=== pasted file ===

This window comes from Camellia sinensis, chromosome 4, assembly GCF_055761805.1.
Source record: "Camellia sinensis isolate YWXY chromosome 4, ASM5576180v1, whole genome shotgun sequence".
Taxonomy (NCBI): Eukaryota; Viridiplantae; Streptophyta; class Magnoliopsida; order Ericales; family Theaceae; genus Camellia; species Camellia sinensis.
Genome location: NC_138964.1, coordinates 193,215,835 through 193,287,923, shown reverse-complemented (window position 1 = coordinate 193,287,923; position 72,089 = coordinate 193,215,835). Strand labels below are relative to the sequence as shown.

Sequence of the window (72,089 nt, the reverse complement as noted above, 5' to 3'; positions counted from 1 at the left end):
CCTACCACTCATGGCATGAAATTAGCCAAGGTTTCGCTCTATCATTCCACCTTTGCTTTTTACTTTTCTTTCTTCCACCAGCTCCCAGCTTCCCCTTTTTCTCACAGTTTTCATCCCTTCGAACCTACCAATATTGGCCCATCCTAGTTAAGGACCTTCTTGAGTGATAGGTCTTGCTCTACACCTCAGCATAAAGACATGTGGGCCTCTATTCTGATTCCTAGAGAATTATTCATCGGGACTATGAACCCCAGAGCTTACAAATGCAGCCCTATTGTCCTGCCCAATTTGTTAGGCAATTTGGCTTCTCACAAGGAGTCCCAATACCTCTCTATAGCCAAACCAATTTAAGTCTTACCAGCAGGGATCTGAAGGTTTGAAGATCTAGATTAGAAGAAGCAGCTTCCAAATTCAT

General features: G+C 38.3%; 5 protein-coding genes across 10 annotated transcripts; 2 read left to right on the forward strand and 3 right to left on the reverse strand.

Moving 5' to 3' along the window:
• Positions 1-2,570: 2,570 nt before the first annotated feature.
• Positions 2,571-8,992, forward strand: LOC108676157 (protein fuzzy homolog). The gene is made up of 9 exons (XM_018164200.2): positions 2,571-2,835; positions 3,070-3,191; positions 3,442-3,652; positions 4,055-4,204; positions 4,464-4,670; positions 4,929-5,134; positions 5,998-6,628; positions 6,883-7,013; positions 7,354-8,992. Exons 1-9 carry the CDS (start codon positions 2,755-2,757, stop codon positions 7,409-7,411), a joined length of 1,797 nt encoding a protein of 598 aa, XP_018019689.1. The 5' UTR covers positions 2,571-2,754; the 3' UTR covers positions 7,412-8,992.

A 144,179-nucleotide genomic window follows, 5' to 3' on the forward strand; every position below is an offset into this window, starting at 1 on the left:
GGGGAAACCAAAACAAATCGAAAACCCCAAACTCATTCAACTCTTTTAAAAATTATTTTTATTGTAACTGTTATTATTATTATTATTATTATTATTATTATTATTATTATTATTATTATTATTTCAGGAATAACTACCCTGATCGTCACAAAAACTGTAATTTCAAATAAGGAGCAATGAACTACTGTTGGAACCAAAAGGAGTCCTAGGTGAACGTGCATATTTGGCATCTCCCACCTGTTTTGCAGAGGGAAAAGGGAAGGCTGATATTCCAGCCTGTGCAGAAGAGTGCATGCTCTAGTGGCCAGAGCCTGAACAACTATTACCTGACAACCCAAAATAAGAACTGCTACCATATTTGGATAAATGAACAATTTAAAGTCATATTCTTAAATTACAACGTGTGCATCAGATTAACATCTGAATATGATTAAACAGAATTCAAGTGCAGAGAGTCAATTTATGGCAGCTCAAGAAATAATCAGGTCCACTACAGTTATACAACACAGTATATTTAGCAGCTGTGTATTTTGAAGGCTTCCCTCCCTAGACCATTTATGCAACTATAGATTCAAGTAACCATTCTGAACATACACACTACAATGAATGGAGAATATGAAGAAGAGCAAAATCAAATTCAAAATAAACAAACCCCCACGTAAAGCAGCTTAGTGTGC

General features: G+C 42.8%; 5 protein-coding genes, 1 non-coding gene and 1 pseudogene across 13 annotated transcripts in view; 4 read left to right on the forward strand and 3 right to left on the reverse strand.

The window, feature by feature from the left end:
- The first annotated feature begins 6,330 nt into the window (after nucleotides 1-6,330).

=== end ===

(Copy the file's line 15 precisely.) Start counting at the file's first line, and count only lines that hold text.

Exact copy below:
- The first annotated feature begins 6,330 nt into the window (after nucleotides 1-6,330).